Berryman says that Oman should be the template. There, children are earmarked for excellence in music at an early age and incentivised to succeed - the result being that the Royal Oman Symphony Orchestra, full of talented Omani musicians, is now at a good level. Long term, this is the intention for UAENSO - that it becomes a full-time concern that allows Emirati musicians to express themselves.
For now, though, Berryman is merely concentrating on making the first concert as good as it can be. He's yet to fill completely all the positions in the orchestra and auditions are slated for early March - "we still need a tuba," he laughs - but he's keen not just to headhunt the most obvious people.
"We're hoping to foster the sense that the orchestra belongs to the UAE and its people, so it's absolutely fine for unknowns to get in touch. You know, I hear so often that there isn't a huge tradition of classical music in the Emirates, and I just refuse to believe it," he says. "I do know from my time with the police band that some members didn't tell their parents or their family that they were involved. But look at the Al Ayala. It's a traditional dance but essentially it's music. It's got a pulse, a vibrancy. And people go to the movies, don't they? When they see, say, Amadeus, they're listening to the first movement from Mozart's 25th symphony. It makes sense for a symphony orchestra in the Emirates to reflect that."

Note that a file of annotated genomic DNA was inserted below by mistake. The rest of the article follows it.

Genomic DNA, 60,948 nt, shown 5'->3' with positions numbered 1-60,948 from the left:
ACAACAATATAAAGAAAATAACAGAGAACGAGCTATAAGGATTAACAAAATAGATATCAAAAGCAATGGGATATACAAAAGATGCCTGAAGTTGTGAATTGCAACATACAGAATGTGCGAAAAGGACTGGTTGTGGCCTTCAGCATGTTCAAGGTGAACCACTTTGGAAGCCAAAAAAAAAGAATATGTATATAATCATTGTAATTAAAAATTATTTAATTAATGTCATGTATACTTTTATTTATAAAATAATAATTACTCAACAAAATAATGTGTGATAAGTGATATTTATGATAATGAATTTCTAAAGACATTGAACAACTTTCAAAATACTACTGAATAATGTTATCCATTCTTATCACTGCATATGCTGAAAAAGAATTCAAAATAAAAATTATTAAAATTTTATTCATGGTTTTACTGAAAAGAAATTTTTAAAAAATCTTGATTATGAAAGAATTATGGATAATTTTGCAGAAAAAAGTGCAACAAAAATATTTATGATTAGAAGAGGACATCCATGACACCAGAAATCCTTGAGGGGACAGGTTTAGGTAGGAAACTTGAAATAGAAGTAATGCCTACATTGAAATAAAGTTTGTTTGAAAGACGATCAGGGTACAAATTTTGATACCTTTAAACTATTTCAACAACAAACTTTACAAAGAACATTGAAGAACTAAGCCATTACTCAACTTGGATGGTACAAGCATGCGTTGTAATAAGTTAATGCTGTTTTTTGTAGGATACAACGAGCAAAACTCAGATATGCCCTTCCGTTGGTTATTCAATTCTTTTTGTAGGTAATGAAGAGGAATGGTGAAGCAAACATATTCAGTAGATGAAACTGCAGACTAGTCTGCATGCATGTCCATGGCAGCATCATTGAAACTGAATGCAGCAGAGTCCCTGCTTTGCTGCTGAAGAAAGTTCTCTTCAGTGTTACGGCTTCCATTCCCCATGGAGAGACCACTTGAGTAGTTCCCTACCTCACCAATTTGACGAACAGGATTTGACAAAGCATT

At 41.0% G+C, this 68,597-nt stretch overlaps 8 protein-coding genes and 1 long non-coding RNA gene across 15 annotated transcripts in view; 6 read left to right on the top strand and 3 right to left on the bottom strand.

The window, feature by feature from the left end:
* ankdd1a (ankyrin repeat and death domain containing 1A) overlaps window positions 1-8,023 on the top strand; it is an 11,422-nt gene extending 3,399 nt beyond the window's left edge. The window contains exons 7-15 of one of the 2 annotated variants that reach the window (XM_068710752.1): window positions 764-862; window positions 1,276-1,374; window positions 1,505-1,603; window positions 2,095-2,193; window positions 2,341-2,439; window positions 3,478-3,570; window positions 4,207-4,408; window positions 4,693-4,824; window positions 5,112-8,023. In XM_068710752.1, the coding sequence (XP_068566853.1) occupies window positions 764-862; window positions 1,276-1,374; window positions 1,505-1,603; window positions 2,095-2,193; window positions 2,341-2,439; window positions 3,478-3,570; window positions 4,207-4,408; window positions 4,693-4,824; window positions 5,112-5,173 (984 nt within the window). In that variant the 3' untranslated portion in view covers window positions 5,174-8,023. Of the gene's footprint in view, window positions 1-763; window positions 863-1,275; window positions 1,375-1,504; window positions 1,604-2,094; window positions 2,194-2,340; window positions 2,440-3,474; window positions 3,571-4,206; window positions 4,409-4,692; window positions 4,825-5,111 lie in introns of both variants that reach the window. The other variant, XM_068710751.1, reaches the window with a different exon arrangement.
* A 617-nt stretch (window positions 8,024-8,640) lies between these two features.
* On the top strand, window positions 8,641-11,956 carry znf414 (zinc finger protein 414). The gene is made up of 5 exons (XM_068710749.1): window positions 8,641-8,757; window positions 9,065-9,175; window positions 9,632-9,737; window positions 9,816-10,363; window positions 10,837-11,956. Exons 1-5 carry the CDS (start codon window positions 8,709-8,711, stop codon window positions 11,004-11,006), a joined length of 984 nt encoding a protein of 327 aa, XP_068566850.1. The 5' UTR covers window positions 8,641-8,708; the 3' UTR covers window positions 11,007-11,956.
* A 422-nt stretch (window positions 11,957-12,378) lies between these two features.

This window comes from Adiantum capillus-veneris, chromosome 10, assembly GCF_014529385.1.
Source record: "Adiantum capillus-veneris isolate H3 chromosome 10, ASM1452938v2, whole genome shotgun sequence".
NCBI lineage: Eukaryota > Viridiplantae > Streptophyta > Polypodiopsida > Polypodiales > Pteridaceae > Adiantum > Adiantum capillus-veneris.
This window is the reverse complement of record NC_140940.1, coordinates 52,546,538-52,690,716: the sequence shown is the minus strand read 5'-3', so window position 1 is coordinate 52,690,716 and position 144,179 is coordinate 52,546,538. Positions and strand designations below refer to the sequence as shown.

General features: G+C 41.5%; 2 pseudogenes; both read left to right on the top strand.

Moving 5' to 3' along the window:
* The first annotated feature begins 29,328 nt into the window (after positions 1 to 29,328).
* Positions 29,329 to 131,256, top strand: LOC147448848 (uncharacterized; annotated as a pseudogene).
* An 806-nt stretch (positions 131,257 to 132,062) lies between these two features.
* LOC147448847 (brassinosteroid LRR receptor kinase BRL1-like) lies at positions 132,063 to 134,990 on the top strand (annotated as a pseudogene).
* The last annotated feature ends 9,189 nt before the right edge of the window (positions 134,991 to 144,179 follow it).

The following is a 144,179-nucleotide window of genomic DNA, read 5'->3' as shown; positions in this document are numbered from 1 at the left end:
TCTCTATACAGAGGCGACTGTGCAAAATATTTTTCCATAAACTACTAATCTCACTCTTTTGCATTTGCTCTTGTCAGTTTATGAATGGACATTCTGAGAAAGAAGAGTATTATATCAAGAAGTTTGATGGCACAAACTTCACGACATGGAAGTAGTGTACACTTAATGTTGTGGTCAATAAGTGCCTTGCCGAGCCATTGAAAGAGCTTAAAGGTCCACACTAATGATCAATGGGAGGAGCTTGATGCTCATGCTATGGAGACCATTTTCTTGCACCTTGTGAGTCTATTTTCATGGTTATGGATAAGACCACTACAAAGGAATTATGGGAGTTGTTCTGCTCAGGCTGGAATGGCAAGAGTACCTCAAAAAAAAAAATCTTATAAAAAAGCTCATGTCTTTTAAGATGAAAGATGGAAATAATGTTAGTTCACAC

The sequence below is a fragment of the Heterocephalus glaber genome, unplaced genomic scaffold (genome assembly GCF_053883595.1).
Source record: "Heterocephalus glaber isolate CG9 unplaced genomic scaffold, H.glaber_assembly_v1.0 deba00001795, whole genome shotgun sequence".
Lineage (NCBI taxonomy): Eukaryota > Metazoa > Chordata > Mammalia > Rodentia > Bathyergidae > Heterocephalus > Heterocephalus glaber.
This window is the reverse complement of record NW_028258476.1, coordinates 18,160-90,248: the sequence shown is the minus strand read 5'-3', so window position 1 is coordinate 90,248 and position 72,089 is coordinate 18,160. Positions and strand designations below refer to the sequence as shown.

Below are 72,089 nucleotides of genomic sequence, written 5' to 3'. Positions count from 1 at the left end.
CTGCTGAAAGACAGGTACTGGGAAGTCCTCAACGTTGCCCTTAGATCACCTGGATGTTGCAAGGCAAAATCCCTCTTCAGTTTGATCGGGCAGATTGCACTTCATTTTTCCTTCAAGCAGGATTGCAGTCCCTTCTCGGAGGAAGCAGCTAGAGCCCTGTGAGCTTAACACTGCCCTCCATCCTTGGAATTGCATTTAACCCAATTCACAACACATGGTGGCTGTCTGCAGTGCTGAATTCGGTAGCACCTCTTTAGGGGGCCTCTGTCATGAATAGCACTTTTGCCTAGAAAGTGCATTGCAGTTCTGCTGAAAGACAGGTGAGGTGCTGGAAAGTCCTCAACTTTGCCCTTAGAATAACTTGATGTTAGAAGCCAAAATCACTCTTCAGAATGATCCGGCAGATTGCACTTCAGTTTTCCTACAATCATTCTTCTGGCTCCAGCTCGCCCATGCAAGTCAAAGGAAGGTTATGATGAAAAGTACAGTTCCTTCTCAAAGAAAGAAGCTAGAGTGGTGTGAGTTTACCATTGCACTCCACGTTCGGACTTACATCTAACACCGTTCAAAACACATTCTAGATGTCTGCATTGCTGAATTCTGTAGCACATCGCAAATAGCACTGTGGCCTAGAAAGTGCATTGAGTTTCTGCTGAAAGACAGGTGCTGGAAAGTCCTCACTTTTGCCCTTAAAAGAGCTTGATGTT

To that end, it's telling that the inaugural concert on March 16 will feature music from films such as Star Wars - although Berryman is keen to underline that it's not just a catch-all "night at the movies" programme. More meditative work from Michael Nyman and Yann Tiersen (from the Amélie soundtrack) will also make an appearance. Plans for three further concerts this year are in the offing, too - Berryman's particularly excited by the possibility of an Emirati singer taught by Hassouneh being involved in one of them - and they're hoping to tie in work from young Emirati artists with a performance of Mussorgsky's Pictures at an Exhibition.
"That one could be great - particularly if we could get them to create pieces based on their responses to the music. But we really are at the beginning of the road. We need more sponsorship to make all this happen, of course, but we're hopeful that by doing this first concert, people will see how valuable UAENSO could be."
And, though everything about the nascent UAENSO so far has, happily, been based around a creative imperative, there is a compelling financial argument, too. "Think about it: the financial commitment to get major symphony orchestras to come and play in Abu Dhabi is colossal. So our argument is obvious. We have the people here already. We can do this."
And as Berryman zips his coat up to prepare for another adventure - battling the biting Manchester wind - he's certainly the right person to be holding the baton.
- The inaugural UAENSO concert is on March 16 at The National Theatre, Abu Dhabi. www.uaenso.ae